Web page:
Engineering Biology & Materials Science
Properties & Performance
Properties and Performance considers the engineering of dynamic characteristics and activities of materials through the incorporation or activation of biocomponents.
This technical theme considers the engineering of dynamic characteristics and activities of materials, including sensing and response, communication and computation, and self-repair through the incorporation or activation of biocomponents. This includes the engineering of materials to provide signals and store and release energy or information through an engineered biological component and the engineering of dynamic interactions between the biological and abiotic components of a material. Properties & Performance also considers challenges in tools, methods, and technologies for characterizing dynamic activity and performance of living materials and materials that incorporate biocomponents.
Materials can be enabled to dynamically sense and transmit information through distinctively engineered biocomponents in the system. Here, a biosensing circuit made out of synthetic biomolecules is patterned onto a surface. Small adjustments in the sequence and identity of the sensing components makes it receptive to a variety of biological matter like RNA (purple), enzymes (red), reactive chemical species and environmental factors (blue), and specific antibodies (green). The multiplex sensor is able to simultaneously interact with these complex cues and generate measurable output that quantifies each component in the system.
Enable self-regulating living materials by introducing feedback loops to maintain performance, to adapt to fluctuating environmental conditions, and to demonstrate out-of-equilibrium behaviors.
Utilize DNA and RNA nanostructures to build components and materials that dynamically reorganize in a stimulus-dependent manner.
Enable genetic circuit design that links environmental stimuli and output, such as intracellular proteins determining the cell’s mechanical properties, or secreted proteins that take part in composite material or extracellular matrix.
Ability to rapidly prototype novel components for feedback circuits including sensors, transducers, logic gates, and actuators with precisely defined characteristics in model organisms.
Engineering of feedback circuits to maintain homeostasis via post-translational modification of proteins for cellular materials.
Rapidly create new logic gates with precisely defined characteristics in a broad range of organisms.
Enable more complex logic gate processing of multiple extrinsic signals by cells and link to a biological function.
Engineer feedback mechanisms to respond to different stimuli for the planned operation.
Embed active reaction mechanisms in extracellular matrix (ECM) materials.
Incorporate control circuits in cells that offset the effect of a particular stimulus to limit or impede response.
Enable materials with the ability to self-repair.
Enable a broader range of naturally self-repairing biomolecules to be used as material biocomponents, including proteins and amino acids.
Improve and optimize structure-property-performance metrics of biosynthetic materials (e.g., time of repair, strength, stimuli-range).
Engineer circuits within cells that allow their functionality to adapt to changing conditions, to recover from failures, and to reconfigure functionality based on need.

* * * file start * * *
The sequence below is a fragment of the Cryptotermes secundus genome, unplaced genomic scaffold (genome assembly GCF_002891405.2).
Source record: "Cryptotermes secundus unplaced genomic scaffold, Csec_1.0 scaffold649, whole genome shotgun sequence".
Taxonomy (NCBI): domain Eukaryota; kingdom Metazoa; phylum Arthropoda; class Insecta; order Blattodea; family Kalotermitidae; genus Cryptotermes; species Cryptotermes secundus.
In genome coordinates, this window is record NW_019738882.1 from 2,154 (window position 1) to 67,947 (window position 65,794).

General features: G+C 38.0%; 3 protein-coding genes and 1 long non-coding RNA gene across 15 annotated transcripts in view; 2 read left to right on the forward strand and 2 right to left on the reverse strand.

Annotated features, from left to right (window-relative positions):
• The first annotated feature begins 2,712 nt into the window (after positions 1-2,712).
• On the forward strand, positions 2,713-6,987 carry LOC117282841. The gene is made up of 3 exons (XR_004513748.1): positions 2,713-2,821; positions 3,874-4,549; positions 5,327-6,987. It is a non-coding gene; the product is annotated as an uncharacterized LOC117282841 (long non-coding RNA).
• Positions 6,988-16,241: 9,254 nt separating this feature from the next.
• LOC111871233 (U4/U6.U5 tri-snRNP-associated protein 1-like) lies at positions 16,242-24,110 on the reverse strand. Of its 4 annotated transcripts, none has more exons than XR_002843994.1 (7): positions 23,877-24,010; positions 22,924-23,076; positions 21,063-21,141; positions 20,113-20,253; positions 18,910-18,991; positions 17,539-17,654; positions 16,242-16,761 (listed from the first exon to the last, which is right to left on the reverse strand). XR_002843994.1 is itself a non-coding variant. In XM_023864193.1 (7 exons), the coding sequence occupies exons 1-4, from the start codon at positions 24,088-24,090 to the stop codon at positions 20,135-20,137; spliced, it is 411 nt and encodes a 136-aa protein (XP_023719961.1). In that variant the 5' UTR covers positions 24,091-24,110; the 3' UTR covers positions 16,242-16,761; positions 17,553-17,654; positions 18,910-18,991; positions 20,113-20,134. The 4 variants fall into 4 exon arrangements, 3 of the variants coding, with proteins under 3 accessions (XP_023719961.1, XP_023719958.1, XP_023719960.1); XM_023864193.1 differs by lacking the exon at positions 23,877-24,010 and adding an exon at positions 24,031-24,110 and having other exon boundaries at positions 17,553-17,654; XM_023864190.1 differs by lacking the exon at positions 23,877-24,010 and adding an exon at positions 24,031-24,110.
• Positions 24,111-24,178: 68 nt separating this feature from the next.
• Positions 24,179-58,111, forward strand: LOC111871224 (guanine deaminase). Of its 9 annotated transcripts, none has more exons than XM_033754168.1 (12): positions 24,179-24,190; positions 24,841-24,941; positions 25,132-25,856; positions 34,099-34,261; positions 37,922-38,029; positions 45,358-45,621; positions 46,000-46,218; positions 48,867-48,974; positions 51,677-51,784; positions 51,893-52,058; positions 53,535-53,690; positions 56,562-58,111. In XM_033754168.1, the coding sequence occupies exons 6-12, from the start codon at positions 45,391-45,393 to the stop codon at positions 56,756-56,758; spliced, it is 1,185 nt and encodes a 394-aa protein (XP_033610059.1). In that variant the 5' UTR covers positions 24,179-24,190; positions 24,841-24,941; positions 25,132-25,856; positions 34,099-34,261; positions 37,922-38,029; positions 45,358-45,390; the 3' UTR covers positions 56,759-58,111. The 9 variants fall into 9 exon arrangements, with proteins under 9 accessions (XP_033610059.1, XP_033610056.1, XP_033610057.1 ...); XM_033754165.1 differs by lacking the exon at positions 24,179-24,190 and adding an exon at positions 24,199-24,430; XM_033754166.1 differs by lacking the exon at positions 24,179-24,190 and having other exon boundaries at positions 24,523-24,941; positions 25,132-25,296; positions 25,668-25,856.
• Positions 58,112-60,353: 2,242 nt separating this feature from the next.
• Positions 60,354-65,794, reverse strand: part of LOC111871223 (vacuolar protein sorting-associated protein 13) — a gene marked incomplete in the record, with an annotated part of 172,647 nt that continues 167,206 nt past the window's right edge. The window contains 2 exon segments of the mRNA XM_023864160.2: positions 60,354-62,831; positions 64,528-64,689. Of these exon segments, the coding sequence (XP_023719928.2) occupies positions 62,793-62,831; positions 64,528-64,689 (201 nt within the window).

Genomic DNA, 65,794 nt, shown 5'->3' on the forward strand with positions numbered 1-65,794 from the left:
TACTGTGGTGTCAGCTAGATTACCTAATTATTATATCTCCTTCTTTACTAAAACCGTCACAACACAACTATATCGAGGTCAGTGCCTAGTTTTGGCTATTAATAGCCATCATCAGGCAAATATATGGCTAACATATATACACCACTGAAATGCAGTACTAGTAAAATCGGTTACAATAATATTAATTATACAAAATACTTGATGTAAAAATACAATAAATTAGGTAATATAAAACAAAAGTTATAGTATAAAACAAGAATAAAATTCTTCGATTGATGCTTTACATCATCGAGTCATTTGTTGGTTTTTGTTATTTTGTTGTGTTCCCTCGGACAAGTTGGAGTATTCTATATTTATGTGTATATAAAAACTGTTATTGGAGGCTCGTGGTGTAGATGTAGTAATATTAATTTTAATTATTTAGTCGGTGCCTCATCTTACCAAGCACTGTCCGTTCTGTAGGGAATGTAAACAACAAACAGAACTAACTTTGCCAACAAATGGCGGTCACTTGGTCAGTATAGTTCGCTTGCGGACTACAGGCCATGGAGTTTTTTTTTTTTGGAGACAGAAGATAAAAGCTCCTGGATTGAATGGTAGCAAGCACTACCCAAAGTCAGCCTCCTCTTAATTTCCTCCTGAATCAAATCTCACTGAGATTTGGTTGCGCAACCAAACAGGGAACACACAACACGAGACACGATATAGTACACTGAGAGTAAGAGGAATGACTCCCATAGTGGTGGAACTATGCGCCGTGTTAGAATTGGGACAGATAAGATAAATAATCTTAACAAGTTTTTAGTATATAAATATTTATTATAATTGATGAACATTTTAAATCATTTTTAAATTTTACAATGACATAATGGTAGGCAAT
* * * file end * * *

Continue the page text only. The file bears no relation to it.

Mimic natural self-repair (as in living organisms) for creating self-healing in abiotic and composite materials that is autonomous and self-powered.
Engineer synthetic cell systems that can create a hierarchical self-healing composite material that operates (senses, responds, communicates, and computes) at broadband frequencies.
Enable materials that sense, encode, and store multimodal, multiplexed environmental signals.
Assemble tailored cell sensor and actuator arrays and consortia using 3D printing or other top-down methods.
Rapidly create new sensors with precisely defined characteristics.
Enable transfer of information from biological sensor to machine readable form and vice-versa, to reliably interpret biological signaling.
Enable cellular or cell-free system responses within 2-3 minutes from stimulus exposure.
Adapt proteins that have evolved stimuli-responsive functions into biomaterials to achieve novel sensing and signaling properties.
Record multiple types of time- and space-domain events using libraries of biomolecular signals (e.g., RNA or proteins) to store different types of signals for readout by, for example, high-throughput sequencing.
Develop means to use ion-based communication via excitable membranes in addition to chemical communication for faster, more location specific communication.
Ability to engineer new surface receptors for sensing and cell-to-cell signaling.
Development of novel mechanisms for storage of signals in biomolecules (e.g., polypeptides).
Ability to engineer new hetero-complex surface receptors for multiplexed sensing sensing and cell-to-cell signaling.
Custom integration of signals over different time and spatial scales by cells or cell-free circuits, to process inputs and direct cellular response.
Engineer materials with sentinel sensor networks that can sense and integrate numerous signals.
Develop new forms of communication from biological systems, such as light (including infrared and radio frequency) or mechanical force (e.g., sound) production.
Enable biological control through abiotic materials.
Develop cell-like materials that can secrete molecular information.
Utilize stimuli-responsive proteins (e.g., light-responsive, pH-responsive, temperature-responsive, mechanosensitive) and demonstrate their use in augmenting performances of polymeric materials.